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How does experience shape the brain?

We take an in depth look at the biological development of the brain in relation to Orson’s experience of the world, this explanation is accompanied by animations that help to visually describe the changes and development taking place. It also includes an interview with Maria Robinson, who describes these processes in an very accessible way.

Good for looking at

  • how experience helps to shape the brain
  • the importance of early experiences
  • understanding how the brain develops
  • how a baby begins to understand what's happening around them

Transcript of video – How does experience shape the brain?

Let’s find out a bit about how the human brain develops. Unlike the wrinkled cortex of an adult brain, a newborn’s cortex is relatively smooth. And then the baby’s experiences shape the brain in the first three years to the extent that the early cortex is not big enough to contain all this growth so it has to crinkle up to be able to fit in the expansion; consequently the head grows rapidly in size as well.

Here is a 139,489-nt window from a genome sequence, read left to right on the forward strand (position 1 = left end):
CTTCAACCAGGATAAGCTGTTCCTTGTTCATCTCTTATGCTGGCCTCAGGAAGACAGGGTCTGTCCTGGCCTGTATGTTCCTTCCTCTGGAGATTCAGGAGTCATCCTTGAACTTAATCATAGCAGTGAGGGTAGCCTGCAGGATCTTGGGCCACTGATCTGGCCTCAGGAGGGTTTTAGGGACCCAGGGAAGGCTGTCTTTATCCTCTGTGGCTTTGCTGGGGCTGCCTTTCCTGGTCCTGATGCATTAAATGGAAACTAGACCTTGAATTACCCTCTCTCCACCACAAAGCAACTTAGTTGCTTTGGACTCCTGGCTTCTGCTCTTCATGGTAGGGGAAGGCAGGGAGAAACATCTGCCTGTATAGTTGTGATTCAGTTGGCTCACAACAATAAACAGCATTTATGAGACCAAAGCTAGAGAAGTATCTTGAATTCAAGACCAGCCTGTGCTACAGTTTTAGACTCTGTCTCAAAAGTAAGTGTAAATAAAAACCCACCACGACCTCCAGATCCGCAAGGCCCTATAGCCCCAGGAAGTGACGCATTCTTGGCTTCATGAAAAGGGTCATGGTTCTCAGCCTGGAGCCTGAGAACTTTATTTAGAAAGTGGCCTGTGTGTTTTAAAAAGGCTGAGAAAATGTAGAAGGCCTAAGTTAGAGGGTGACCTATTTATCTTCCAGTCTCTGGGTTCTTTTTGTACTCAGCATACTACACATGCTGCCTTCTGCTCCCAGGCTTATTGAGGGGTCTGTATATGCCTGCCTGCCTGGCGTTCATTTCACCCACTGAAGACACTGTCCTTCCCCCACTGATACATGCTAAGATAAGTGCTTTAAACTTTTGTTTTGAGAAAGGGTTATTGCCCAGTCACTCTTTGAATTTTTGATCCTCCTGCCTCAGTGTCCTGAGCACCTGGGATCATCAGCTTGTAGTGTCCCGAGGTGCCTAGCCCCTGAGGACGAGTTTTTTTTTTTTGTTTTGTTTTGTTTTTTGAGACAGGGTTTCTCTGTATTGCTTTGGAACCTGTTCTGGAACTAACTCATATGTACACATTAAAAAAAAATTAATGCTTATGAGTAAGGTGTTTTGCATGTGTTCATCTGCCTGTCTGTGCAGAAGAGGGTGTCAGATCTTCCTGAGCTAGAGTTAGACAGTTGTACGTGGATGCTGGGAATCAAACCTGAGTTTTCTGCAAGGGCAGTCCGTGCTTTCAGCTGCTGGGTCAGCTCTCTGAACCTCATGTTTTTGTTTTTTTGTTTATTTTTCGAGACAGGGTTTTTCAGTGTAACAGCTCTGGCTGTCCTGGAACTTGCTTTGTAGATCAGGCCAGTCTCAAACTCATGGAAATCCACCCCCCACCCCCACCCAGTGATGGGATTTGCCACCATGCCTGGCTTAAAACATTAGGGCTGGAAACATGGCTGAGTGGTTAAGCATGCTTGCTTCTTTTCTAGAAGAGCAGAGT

So how do experiences shape the brain?
‘Now the thing about our brains is that they’re made up of a hundred billion brain cells that are called neurons and when a baby’s born we have all these in place but not many connections between them. When the baby’s getting all this information from it’s senses what happens is that when the information gets passed down the axon – it gets sent to the next neuron by chemical messengers because there’s a tiny little gap between each of the neurons called a synapse and then the next neuron gets this information. Those connections that we don’t use seem to actually get pruned away. The experiences dictate how the brain itself is organised. Those familiar experiences become like well worn pathways through a wood so the brain cells start firing more strongly because they’ve had that information before so it helps the baby to begin to sort out what’s happening in its world through this chaos of information, through all its senses.’